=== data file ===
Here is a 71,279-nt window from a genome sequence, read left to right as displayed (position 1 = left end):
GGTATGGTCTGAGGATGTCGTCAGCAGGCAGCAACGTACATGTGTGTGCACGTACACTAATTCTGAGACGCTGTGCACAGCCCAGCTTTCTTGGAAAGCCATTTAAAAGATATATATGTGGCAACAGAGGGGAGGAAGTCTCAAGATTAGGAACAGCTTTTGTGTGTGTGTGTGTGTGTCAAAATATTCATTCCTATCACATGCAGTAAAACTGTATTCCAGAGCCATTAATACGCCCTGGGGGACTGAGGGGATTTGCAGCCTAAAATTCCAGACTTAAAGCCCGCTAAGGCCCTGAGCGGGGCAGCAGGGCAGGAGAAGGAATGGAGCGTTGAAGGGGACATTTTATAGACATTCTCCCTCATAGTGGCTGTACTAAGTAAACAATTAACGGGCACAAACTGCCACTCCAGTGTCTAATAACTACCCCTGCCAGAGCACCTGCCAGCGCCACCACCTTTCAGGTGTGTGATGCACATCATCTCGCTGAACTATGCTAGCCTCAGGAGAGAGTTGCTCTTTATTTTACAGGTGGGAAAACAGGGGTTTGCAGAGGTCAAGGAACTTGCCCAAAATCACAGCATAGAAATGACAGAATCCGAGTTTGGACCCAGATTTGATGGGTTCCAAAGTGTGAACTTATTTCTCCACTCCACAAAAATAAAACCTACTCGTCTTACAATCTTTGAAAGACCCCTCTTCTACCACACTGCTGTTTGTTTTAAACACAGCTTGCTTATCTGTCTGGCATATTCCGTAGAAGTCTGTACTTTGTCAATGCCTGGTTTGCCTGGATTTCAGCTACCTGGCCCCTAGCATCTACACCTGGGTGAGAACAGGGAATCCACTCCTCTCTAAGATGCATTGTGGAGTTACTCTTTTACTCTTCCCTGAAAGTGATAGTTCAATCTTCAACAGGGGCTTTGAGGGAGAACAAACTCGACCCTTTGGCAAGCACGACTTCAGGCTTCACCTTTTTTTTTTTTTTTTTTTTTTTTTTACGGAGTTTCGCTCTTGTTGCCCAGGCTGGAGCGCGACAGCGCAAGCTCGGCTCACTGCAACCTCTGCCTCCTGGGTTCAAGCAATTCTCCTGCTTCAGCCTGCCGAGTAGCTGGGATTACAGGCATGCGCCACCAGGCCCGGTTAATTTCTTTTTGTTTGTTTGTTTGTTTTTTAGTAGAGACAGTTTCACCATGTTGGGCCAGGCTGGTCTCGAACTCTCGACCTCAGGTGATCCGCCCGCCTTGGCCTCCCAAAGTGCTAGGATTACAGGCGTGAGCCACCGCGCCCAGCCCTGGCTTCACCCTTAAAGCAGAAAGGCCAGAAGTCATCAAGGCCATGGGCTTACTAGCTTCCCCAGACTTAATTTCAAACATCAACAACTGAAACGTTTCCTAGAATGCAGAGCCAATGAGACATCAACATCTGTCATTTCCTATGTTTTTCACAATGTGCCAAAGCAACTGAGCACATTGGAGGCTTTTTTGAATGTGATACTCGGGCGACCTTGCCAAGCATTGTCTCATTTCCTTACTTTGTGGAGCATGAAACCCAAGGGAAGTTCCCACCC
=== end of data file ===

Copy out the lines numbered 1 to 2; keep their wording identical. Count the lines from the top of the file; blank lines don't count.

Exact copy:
Here is a 71,279-nt window from a genome sequence, read left to right as displayed (position 1 = left end):
GGTATGGTCTGAGGATGTCGTCAGCAGGCAGCAACGTACATGTGTGTGCACGTACACTAATTCTGAGACGCTGTGCACAGCCCAGCTTTCTTGGAAAGCCATTTAAAAGATATATATGTGGCAACAGAGGGGAGGAAGTCTCAAGATTAGGAACAGCTTTTGTGTGTGTGTGTGTGTGTCAAAATATTCATTCCTATCACATGCAGTAAAACTGTATTCCAGAGCCATTAATACGCCCTGGGGGACTGAGGGGATTTGCAGCCTAAAATTCCAGACTTAAAGCCCGCTAAGGCCCTGAGCGGGGCAGCAGGGCAGGAGAAGGAATGGAGCGTTGAAGGGGACATTTTATAGACATTCTCCCTCATAGTGGCTGTACTAAGTAAACAATTAACGGGCACAAACTGCCACTCCAGTGTCTAATAACTACCCCTGCCAGAGCACCTGCCAGCGCCACCACCTTTCAGGTGTGTGATGCACATCATCTCGCTGAACTATGCTAGCCTCAGGAGAGAGTTGCTCTTTATTTTACAGGTGGGAAAACAGGGGTTTGCAGAGGTCAAGGAACTTGCCCAAAATCACAGCATAGAAATGACAGAATCCGAGTTTGGACCCAGATTTGATGGGTTCCAAAGTGTGAACTTATTTCTCCACTCCACAAAAATAAAACCTACTCGTCTTACAATCTTTGAAAGACCCCTCTTCTACCACACTGCTGTTTGTTTTAAACACAGCTTGCTTATCTGTCTGGCATATTCCGTAGAAGTCTGTACTTTGTCAATGCCTGGTTTGCCTGGATTTCAGCTACCTGGCCCCTAGCATCTACACCTGGGTGAGAACAGGGAATCCACTCCTCTCTAAGATGCATTGTGGAGTTACTCTTTTACTCTTCCCTGAAAGTGATAGTTCAATCTTCAACAGGGGCTTTGAGGGAGAACAAACTCGACCCTTTGGCAAGCACGACTTCAGGCTTCACCTTTTTTTTTTTTTTTTTTTTTTTTTTACGGAGTTTCGCTCTTGTTGCCCAGGCTGGAGCGCGACAGCGCAAGCTCGGCTCACTGCAACCTCTGCCTCCTGGGTTCAAGCAATTCTCCTGCTTCAGCCTGCCGAGTAGCTGGGATTACAGGCATGCGCCACCAGGCCCGGTTAATTTCTTTTTGTTTGTTTGTTTGTTTTTTAGTAGAGACAGTTTCACCATGTTGGGCCAGGCTGGTCTCGAACTCTCGACCTCAGGTGATCCGCCCGCCTTGGCCTCCCAAAGTGCTAGGATTACAGGCGTGAGCCACCGCGCCCAGCCCTGGCTTCACCCTTAAAGCAGAAAGGCCAGAAGTCATCAAGGCCATGGGCTTACTAGCTTCCCCAGACTTAATTTCAAACATCAACAACTGAAACGTTTCCTAGAATGCAGAGCCAATGAGACATCAACATCTGTCATTTCCTATGTTTTTCACAATGTGCCAAAGCAACTGAGCACATTGGAGGCTTTTTTGAATGTGATACTCGGGCGACCTTGCCAAGCATTGTCTCATTTCCTTACTTTGTGGAGCATGAAACCCAAGGGAAGTTCCCACCC